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Emc Test Failed, Any Help Is Appreciated.


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#1 JonAW

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Posted 03 December 2012 - 09:33 AM

Hi Guys,

 

We have recently installed a control panel on a site which has had an independent company come in to type test and certify the system.  Our electrical controls are not the only electrical controls on site and is not the only system to fail emc testing either, but we are under serious pressure to comply. 

 

The system is a straight forward waste recycle conveyor plant with various DOL motor's and 5 off VSD/VFD controlled motors. The drives used are WEG CFW08's which only have very basic filtering.  We only have to comply with the basic emc requirements for industrial applications and so we felt the drive chosen was adequate. We now know we have to add input filtering but we are unsure as to whether this will in turn completely rectify our problem. The installation as it stands is installed as follows:

 

All motor starters and drive equipment is installed in a single painted mild steel double door enclosure which is rated at IP55.  The doors are bonded with 6mm trirated cable directly to the backplate and chassis.  The drives are connected to the mains switch disconnector via a thermal/magnetic combined motor protection circuit breaker.  The cabling run from the output of the mpcb to the input of the vsd is standard trirated run in pvc trunking with no segregation from other circuits. The cabling from the output of the vsd is standard trirated run through a toroid, which is supplied with the drive, through the same pvc trunking as before to terminate at dinrail terminals.  The drive is earthed using trirated cable the same size as the output cable directly to the mains earth termination.  It is also directly earthed to the steel backplate via its mounting screws due to the frame of the vsd's being metallic.

 

The site install consists of each motor wired using swa cable.  The cable is terminated using a CW gland  to the gland plate in the panel.  The earth of the steel gland plate is used as the earth of the screen (swa) via the cw gland.  The cables, including the earth cable, are connected directly to the appropriate din rail terminals.     The cable at the motor end terminates in an inline pvc enclosed switch disconnector.  The SWA of the cable is linked using copper lugs and supplied banjos with the swa cw glands to keep the screen continuous.  It is then run from the output of the motor isolator using swa cable again to the motor terminal box.  The swa is again glanded using a cw gland directly to the terminal box. the motor cables are lugged to the approriate terminals and the internal earth wire connected to the earth terminal of the motor.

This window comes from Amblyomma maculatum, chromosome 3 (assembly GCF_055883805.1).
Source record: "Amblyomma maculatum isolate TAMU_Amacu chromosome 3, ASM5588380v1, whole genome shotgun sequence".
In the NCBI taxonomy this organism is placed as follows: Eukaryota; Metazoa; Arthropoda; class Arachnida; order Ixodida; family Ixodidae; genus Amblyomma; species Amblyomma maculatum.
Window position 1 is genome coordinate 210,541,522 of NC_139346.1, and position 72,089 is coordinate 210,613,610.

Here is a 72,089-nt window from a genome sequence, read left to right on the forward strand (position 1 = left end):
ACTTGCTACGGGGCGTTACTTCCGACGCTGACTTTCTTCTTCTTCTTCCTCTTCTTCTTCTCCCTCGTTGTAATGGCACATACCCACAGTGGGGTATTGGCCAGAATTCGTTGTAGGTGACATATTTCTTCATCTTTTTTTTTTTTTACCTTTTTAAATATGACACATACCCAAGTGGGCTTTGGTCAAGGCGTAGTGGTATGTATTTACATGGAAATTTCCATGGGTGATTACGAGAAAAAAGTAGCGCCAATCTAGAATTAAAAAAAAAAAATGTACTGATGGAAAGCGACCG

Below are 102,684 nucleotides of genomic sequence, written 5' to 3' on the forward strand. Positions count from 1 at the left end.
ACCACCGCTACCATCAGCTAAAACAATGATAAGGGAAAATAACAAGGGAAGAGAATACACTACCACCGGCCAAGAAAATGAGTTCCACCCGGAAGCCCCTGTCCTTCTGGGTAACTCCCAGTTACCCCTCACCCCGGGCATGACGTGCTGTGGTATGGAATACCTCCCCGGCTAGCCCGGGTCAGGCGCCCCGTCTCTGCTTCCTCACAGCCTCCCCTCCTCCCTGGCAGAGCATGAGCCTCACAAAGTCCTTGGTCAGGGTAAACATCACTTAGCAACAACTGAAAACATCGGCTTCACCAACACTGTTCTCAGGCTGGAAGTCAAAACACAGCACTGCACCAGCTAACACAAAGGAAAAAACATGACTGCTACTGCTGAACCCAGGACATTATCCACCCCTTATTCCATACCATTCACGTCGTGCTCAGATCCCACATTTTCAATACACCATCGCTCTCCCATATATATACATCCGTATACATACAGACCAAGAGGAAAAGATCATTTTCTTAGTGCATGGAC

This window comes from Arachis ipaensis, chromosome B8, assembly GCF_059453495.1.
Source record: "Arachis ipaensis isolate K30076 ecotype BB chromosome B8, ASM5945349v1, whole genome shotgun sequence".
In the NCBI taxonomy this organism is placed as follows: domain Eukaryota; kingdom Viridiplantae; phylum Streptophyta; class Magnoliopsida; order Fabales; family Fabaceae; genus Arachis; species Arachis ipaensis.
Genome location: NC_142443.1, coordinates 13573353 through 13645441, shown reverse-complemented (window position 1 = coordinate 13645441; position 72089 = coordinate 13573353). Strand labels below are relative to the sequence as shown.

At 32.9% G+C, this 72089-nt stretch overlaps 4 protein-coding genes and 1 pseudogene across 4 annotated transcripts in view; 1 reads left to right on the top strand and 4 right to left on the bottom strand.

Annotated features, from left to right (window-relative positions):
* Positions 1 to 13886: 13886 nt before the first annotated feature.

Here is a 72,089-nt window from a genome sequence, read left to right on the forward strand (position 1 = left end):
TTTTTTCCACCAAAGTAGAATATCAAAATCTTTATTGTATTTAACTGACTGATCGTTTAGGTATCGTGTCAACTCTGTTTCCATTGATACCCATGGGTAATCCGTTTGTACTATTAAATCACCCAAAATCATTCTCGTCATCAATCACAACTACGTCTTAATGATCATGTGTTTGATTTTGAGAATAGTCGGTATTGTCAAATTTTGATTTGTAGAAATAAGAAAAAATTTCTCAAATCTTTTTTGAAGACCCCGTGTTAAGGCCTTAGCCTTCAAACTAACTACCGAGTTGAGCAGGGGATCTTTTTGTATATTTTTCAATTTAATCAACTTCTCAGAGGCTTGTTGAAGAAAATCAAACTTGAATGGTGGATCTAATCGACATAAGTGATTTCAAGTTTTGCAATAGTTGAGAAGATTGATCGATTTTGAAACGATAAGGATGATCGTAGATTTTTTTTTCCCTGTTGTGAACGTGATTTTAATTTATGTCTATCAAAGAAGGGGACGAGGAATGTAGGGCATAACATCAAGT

Can anyone offer any advise as to how we can help reduce emc emissions?  We would like to be able to terminate the output cable to the motors directly to the vsd but due to the cable choice this is not practical or possible.

 

thanks

 

Jonny



#2 marke

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Posted 03 December 2012 - 10:06 AM

Hello JonAW

 

The important issue is the earth path from the motor frame to the VFD frame.

You must have a continuous low impedance High Frequency path from the frame of the motor back to the frame of the VFD.

To do this, you need a conductor with a large surface area for the whole length and an easy way to get that conductor is to use a quality screened EMC cable.

The screen should be bonded to the motor terminal box by an EMC gland that clamps the screen around the full circumference of the cable and is mounted in the motor terminal box with the paint removed where it is mounted. If the terminal box is plastic, use a clamp (saddle clamp or similar) to clamp the cable to the frame of the motor with the screen bard so that there is contact around the whole screen.

Do the same at the drive end. Many drives have built in clamps for clamping the cable and screen. If the drive does not include this, then the next best method is to use an exposed metal gear tray in the enclosure with the drive mounted on the gear tray and the cable clamped to the gear tray as close to the drive as possible.

If there is an isolator between the VFD and the motor, it is important to either keep the screen continuous through the isolator or to clamp the input and output screens to a common metal plate.

If you do not have a good return path between the motor and the VFD, any input filter will not be effective.

 

The return path to the frame of the VFD requires that the VFD includes coupling capacitors between the frame of the VFD and the DC bus. This is standard in Europe, but less common in USA and Asia. If the EMC filtering is not included, connect a 630VDC 100nF capacitor from the DC bus to the frame/chassis with as short a length of as fat a lead as possible.

Some drives have this filtering as an option with a switch or screw to select it.

 

see http://www.vfd-emc.co.nz for more information.

Best regards,

Mark






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